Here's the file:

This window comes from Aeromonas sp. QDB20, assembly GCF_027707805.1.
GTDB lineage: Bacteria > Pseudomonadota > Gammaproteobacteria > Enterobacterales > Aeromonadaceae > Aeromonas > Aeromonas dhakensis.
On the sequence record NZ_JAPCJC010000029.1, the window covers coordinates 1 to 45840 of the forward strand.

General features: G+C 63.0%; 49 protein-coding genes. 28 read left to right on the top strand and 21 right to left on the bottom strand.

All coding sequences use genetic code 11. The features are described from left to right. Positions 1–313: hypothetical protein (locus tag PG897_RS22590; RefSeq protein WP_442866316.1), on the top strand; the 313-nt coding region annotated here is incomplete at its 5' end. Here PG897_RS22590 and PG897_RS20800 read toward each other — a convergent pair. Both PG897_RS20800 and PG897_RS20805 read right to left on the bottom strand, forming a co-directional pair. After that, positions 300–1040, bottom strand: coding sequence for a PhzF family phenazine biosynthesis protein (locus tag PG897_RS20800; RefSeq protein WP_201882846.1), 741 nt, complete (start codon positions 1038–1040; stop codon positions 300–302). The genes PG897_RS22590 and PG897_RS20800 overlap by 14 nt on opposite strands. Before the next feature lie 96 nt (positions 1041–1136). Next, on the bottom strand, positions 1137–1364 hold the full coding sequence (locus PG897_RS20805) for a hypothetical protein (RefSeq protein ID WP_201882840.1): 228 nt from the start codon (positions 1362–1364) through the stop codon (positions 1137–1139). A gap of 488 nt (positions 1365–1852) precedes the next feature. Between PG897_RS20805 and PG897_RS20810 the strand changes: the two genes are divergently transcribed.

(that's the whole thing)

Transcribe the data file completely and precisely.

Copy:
This window comes from Aeromonas sp. QDB20, assembly GCF_027707805.1.
GTDB lineage: Bacteria > Pseudomonadota > Gammaproteobacteria > Enterobacterales > Aeromonadaceae > Aeromonas > Aeromonas dhakensis.
On the sequence record NZ_JAPCJC010000029.1, the window covers coordinates 1 to 45840 of the forward strand.

General features: G+C 63.0%; 49 protein-coding genes. 28 read left to right on the top strand and 21 right to left on the bottom strand.

All coding sequences use genetic code 11. The features are described from left to right. Positions 1–313: hypothetical protein (locus tag PG897_RS22590; RefSeq protein WP_442866316.1), on the top strand; the 313-nt coding region annotated here is incomplete at its 5' end. Here PG897_RS22590 and PG897_RS20800 read toward each other — a convergent pair. Both PG897_RS20800 and PG897_RS20805 read right to left on the bottom strand, forming a co-directional pair. After that, positions 300–1040, bottom strand: coding sequence for a PhzF family phenazine biosynthesis protein (locus tag PG897_RS20800; RefSeq protein WP_201882846.1), 741 nt, complete (start codon positions 1038–1040; stop codon positions 300–302). The genes PG897_RS22590 and PG897_RS20800 overlap by 14 nt on opposite strands. Before the next feature lie 96 nt (positions 1041–1136). Next, on the bottom strand, positions 1137–1364 hold the full coding sequence (locus PG897_RS20805) for a hypothetical protein (RefSeq protein ID WP_201882840.1): 228 nt from the start codon (positions 1362–1364) through the stop codon (positions 1137–1139). A gap of 488 nt (positions 1365–1852) precedes the next feature. Between PG897_RS20805 and PG897_RS20810 the strand changes: the two genes are divergently transcribed.